The net result of this non-uniform static pressure distribution across the righthand end face of central land H is to produce a reaction force R which is in the direction tending to move spindle ID to the right, i. e., in the valveclosing direction. This reaction force is represented by curve 19 in Fig. 2. With a valve arranged generally as shown in Fig. 1, it will ordinarily be found that this curve l8 reaches a maximum value at about of the total travel of the pilot valve spindle l0. As the spindle moves beyond the 25% position, the size of the orifice defined between the central land H and the port 8a increases rapidly in size, the velocity through the restricted orifice defined therebetween decreases, and the static pressure distribution across the righthand end surface of land ll becomes more nearly uniform. With the port are Wide open (at 100% travel), there is no restriction to the flow of motive fluid from the conduit 8 to the supply conduit 5b, and the reaction force R is essentially zero.

It will, of course, be understood that, when the spindle l0 moves to the right, the high velocity fiow through the restricted orifice defined between port 8a and central land I! into the chamber 120 produces similar reaction force R but in the opposite direction.

It will be obvious that the occurrence of this variable reaction force R can have a serious effeet on the sensitivity and stability of a servomotor where the input force applied to the rod 1% is very small, so that the reaction force is relatively large in comparison with the input signal force.

The prior art has attempted to solve this problem by using a comparatively small primary pilot valve with a, spindle positioned by the small input force, and passing only a comparatively If, now, an input force small amount of motive fluid through this pri mary pilot valve to position a larger pilot valve, which, in turn, controls the main flow of motive liquid to the hydraulic output motor. This renders the servomotor system much more expensive and complicated, and at the same time subject to increased service and maintenance troubles. With the present invention, the unbalanced reaction force can be so nearly compensated that such additional stages of hydraulic amplification become unnecessary.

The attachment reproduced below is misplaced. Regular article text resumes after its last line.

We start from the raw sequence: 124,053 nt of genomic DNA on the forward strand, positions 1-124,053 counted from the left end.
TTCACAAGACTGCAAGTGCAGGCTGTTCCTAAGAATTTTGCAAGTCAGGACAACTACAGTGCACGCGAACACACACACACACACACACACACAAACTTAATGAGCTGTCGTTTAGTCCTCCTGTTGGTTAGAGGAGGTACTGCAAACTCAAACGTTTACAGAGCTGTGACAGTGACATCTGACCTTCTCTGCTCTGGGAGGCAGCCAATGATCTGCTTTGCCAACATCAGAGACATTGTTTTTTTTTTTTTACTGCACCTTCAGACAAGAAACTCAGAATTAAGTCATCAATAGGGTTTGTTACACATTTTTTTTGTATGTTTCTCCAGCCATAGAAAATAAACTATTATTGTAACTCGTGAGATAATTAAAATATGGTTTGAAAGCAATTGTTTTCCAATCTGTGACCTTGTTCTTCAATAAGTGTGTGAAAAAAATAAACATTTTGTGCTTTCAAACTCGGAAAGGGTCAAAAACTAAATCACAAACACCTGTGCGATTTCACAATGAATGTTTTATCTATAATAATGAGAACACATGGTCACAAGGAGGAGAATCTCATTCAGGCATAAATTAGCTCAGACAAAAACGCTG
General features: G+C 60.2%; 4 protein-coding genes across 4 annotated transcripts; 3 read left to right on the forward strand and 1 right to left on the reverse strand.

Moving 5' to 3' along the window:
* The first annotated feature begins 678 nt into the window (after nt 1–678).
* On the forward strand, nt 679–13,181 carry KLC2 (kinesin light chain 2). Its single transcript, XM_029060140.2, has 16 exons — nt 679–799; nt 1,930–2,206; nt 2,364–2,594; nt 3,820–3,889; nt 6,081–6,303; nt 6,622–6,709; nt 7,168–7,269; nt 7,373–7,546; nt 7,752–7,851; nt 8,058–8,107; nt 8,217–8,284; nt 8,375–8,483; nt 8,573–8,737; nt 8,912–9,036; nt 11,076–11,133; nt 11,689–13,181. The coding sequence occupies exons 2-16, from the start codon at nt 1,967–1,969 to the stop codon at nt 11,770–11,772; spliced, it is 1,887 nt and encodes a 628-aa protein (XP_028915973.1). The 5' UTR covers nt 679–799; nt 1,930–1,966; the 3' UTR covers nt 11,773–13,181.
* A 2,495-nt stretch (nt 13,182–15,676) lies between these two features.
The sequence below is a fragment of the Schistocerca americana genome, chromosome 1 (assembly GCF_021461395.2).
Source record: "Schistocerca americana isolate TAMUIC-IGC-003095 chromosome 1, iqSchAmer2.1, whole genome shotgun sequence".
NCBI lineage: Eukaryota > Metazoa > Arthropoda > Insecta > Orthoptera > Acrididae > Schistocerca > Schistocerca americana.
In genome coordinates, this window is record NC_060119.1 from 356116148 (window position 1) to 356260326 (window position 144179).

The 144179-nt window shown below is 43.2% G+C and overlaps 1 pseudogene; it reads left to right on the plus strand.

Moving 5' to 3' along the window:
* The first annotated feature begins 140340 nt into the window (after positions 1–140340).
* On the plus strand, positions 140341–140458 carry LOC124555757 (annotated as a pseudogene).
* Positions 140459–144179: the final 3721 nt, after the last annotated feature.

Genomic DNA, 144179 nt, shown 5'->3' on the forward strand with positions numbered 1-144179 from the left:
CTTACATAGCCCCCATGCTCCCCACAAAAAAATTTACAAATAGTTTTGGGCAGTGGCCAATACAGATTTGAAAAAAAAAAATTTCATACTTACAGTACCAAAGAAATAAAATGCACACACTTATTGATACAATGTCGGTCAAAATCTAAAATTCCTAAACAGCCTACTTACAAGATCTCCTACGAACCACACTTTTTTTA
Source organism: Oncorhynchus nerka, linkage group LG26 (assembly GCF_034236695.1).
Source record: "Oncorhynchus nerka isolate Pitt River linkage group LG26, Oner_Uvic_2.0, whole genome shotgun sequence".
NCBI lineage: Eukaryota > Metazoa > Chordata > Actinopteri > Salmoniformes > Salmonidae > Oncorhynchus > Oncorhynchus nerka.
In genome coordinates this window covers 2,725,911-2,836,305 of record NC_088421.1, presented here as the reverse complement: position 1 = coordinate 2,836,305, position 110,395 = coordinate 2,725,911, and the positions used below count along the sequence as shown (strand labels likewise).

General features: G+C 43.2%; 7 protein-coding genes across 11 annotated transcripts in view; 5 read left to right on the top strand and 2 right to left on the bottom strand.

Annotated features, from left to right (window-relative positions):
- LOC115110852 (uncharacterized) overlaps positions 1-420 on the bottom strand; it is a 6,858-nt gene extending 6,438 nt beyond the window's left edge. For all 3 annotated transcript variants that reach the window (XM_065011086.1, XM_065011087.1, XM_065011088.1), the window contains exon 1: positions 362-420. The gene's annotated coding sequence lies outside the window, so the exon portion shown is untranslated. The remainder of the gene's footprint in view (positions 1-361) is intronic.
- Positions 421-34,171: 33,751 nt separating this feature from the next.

With a pilot valve incorporating the invention, as illustrated in Fig. l, the operation is as follows. The initial high velocity flow past the primary land ll into chamber 12d creates the reaction force R on the right-hand end surface thereof as before, but now the exhaust liquid in the drain conduit 9a builds up a pressure behind the flow restriction Ma, which pressure is com municated by conduit [5a to the chamber I817, where it exerts a force to the left on the end surface I3b, noting that the compensating liquid escapes through the restricted annular bleed port I 91) and that the pressure across the secondary land [5b is equalized by one or more generously proportioned passages Hid. Thus, it will be seen that this compensating pressure on the end surface of land I31) gives a force in a direction to oppose the reaction force R caused by the high velocity flow from supply conduit 3 into the space Hot. This compensating force C is illustrated by the curve 20 in Fig. 2. It will be obvious that the net reaction force remaining on the spindle IE! is the arithmetic sum of the positive reaction force R and the negative compensating force C. The net unbalanced reaction force r is represented by the curve 2|, 21a in Fig. 2.

Without the secondary or compensating lands ifia, lfib, the compensating force 0 would rapidly increase as represented by the projected portion Zia of curve 2| in Fig. 2, so as to overcompensate, and the net force r would again increase to an undesirable value (since the reaction force R decreases to zero when the pilot valve approaches its fully open position). Thus, the compensating force C, if uncontrolled, would introduce disturbances very similar to those which the compensating effect is intended to eliminate. The function of the secondary lands ISa, 16b is to progressively shut oiT the flow of compensating liquid so that the compensating force decreases to zero when the valve reaches its open position.